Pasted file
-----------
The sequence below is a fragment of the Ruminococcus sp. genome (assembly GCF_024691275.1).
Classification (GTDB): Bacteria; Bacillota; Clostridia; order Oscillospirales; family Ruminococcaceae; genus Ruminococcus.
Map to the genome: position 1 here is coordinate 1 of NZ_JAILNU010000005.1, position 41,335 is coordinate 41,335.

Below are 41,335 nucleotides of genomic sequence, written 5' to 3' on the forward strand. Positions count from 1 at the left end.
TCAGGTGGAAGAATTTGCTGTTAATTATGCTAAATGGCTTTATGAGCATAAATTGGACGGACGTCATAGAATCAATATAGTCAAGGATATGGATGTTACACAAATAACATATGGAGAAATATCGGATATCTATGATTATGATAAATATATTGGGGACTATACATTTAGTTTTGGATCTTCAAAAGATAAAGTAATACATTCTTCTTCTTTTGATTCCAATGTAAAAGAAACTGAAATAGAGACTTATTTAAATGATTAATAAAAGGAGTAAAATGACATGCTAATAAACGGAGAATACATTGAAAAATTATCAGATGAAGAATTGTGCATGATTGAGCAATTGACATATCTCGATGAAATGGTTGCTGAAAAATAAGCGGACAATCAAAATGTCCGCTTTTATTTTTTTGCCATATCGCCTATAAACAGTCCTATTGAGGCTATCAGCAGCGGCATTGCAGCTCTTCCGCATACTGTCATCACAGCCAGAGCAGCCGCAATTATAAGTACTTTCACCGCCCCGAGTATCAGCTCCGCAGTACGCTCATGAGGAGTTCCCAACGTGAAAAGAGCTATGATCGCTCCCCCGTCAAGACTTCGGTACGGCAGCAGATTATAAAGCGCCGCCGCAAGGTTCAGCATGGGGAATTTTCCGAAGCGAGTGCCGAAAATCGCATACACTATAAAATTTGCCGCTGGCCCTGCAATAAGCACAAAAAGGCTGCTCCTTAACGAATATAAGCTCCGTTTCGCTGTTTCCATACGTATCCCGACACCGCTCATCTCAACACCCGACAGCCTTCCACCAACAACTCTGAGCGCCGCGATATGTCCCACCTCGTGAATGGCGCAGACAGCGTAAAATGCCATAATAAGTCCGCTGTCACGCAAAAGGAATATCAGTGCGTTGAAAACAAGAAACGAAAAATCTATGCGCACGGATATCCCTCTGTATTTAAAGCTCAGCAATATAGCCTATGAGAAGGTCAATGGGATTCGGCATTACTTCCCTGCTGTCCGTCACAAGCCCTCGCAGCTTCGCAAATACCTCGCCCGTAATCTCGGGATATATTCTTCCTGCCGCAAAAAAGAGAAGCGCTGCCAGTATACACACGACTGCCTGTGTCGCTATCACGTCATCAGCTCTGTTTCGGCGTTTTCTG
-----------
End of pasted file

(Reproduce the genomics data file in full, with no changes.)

The sequence below is a fragment of the Ruminococcus sp. genome (assembly GCF_024691275.1).
Classification (GTDB): Bacteria; Bacillota; Clostridia; order Oscillospirales; family Ruminococcaceae; genus Ruminococcus.
Map to the genome: position 1 here is coordinate 1 of NZ_JAILNU010000005.1, position 41,335 is coordinate 41,335.

Below are 41,335 nucleotides of genomic sequence, written 5' to 3' on the forward strand. Positions count from 1 at the left end.
TCAGGTGGAAGAATTTGCTGTTAATTATGCTAAATGGCTTTATGAGCATAAATTGGACGGACGTCATAGAATCAATATAGTCAAGGATATGGATGTTACACAAATAACATATGGAGAAATATCGGATATCTATGATTATGATAAATATATTGGGGACTATACATTTAGTTTTGGATCTTCAAAAGATAAAGTAATACATTCTTCTTCTTTTGATTCCAATGTAAAAGAAACTGAAATAGAGACTTATTTAAATGATTAATAAAAGGAGTAAAATGACATGCTAATAAACGGAGAATACATTGAAAAATTATCAGATGAAGAATTGTGCATGATTGAGCAATTGACATATCTCGATGAAATGGTTGCTGAAAAATAAGCGGACAATCAAAATGTCCGCTTTTATTTTTTTGCCATATCGCCTATAAACAGTCCTATTGAGGCTATCAGCAGCGGCATTGCAGCTCTTCCGCATACTGTCATCACAGCCAGAGCAGCCGCAATTATAAGTACTTTCACCGCCCCGAGTATCAGCTCCGCAGTACGCTCATGAGGAGTTCCCAACGTGAAAAGAGCTATGATCGCTCCCCCGTCAAGACTTCGGTACGGCAGCAGATTATAAAGCGCCGCCGCAAGGTTCAGCATGGGGAATTTTCCGAAGCGAGTGCCGAAAATCGCATACACTATAAAATTTGCCGCTGGCCCTGCAATAAGCACAAAAAGGCTGCTCCTTAACGAATATAAGCTCCGTTTCGCTGTTTCCATACGTATCCCGACACCGCTCATCTCAACACCCGACAGCCTTCCACCAACAACTCTGAGCGCCGCGATATGTCCCACCTCGTGAATGGCGCAGACAGCGTAAAATGCCATAATAAGTCCGCTGTCACGCAAAAGGAATATCAGTGCGTTGAAAACAAGAAACGAAAAATCTATGCGCACGGATATCCCTCTGTATTTAAAGCTCAGCAATATAGCCTATGAGAAGGTCAATGGGATTCGGCATTACTTCCCTGCTGTCCGTCACAAGCCCTCGCAGCTTCGCAAATACCTCGCCCGTAATCTCGGGATATATTCTTCCTGCCGCAAAAAAGAGAAGCGCTGCCAGTATACACACGACTGCCTGTGTCGCTATCACGTCATCAGCTCTGTTTCGGCGTTTTCTG